[Self-play videos; blog/2 (discussion; AmA)] Many real-world applications require artificial agents to compete and coordinate with other agents in complex environments. As a stepping stone to this goal, the domain of StarCraft has emerged as an important challenge for artificial intelligence research, owing to its iconic and enduring status among the most difficult professional e-sports and its relevance to the real world in terms of its raw complexity and multi-agent challenges. Over the course of a decade and numerous competitions, the strongest agents have simplified important aspects of the game, utilized superhuman capabilities, or employed hand-crafted sub-systems. Despite these advantages, no previous agent has come close to matching the overall skill of top StarCraft players.
We chose to address the challenge of StarCraft using general-purpose learning methods that are in principle applicable to other complex domains: a multi-agent reinforcement learning algorithm that uses data from both human and agent games within a diverse league of continually adapting strategies and counter-strategies [AlphaStar League], each represented by deep neural networks.
We evaluated our agent, AlphaStar, in the full game of StarCraft II, through a series of online games against human players. AlphaStar was rated at Grandmaster level for all three StarCraft races and above 99.8% of officially ranked human players.
…In order to train AlphaStar, we built a highly scalable distributed training setup using Google’s v3 TPUs that supports a population of agents learning from many thousands of parallel instances of StarCraft II. The AlphaStar league was run for 14 [wallclock] days, using 16 TPUs for each agent. During training, each agent experienced up to 200 years of real-time StarCraft play. The final AlphaStar agent consists of the components of the Nash distribution of the league—in other words, the most effective mixture of strategies that have been discovered—that run on a single desktop GPU.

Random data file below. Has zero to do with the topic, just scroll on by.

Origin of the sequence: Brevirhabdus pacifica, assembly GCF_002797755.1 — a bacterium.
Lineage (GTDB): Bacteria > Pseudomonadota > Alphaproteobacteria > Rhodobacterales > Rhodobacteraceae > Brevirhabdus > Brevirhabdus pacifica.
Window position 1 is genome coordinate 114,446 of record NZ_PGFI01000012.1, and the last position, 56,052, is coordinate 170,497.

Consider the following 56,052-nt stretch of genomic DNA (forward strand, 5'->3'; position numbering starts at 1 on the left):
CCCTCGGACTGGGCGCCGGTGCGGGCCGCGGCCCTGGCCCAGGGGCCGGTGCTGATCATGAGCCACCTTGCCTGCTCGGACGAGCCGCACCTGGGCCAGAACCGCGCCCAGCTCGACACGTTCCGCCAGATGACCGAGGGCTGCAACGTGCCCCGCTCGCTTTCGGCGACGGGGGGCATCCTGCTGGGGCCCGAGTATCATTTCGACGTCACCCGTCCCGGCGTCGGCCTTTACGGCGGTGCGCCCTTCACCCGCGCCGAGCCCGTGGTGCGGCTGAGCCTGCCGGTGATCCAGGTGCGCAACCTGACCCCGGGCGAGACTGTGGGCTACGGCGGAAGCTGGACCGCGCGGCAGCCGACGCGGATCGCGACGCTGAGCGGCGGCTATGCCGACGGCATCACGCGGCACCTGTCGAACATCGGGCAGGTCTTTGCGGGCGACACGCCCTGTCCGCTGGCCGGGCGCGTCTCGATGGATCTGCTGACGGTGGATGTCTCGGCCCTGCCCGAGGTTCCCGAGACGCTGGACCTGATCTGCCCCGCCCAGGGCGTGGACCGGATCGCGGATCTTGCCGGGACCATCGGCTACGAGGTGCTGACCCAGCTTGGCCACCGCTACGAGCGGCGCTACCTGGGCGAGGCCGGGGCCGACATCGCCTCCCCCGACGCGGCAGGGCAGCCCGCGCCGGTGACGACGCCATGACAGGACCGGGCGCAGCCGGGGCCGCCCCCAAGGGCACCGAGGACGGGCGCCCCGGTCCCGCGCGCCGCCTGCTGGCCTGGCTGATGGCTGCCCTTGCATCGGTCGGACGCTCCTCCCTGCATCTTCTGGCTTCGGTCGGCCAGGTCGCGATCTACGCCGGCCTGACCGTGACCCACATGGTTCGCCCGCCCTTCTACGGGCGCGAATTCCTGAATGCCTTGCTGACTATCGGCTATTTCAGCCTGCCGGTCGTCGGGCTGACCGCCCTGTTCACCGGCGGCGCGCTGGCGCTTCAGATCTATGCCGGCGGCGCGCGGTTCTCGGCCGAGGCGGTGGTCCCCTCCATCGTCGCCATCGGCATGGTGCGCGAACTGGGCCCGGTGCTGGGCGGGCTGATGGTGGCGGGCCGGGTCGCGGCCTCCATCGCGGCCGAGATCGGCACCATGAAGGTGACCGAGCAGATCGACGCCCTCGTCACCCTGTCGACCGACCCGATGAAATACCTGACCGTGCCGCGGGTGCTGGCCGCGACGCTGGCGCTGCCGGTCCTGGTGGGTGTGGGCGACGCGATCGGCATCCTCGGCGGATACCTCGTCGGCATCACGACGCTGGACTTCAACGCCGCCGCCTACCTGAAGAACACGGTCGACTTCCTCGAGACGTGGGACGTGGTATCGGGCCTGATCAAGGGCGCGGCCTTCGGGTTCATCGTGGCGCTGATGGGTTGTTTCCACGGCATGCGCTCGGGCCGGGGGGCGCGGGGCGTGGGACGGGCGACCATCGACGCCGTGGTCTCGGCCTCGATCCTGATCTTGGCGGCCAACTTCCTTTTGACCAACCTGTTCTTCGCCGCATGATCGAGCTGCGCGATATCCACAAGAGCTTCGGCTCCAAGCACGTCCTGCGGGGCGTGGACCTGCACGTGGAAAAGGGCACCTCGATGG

…In StarCraft, each player chooses one of 3 races—Terran, Protoss or Zerg—each with distinct mechanics. We trained the league using 3 main agents (one for each StarCraft race), 3 main exploiter agents (one for each race), and 6 league exploiter agents (two for each race). Each agent was trained using 32 third-generation tensor processing units (TPUv3s23) over 44 [wallclock] days. During league training almost 900 distinct players were created.
…For every training agent in the League, we run 16,000 concurrent StarCraft II matches and 16 actor tasks (each using a TPU v3 device with 8 TPU cores23) to perform inference. The game instances progress asynchronously on preemptible CPUs (roughly equivalent to 150 processors with 28 physical cores each), but requests for agent steps are batched together dynamically to make efficient use of the TPU. Utilising TPUs for batched inference provides large efficiency gains over prior work.14,28
Actors send sequences of observations, actions, and rewards over the network to a central 128-core TPU learner worker, which updates the parameters of the training agent. The received data is buffered in memory and replayed twice. The learner worker performs large-batch synchronous updates. Each TPU core processes a mini-batch of 4 sequences, for a total batch size of 512. The learner processes about 50,000 agent steps per second. The actors update their copy of the parameters from the learner every 10 seconds.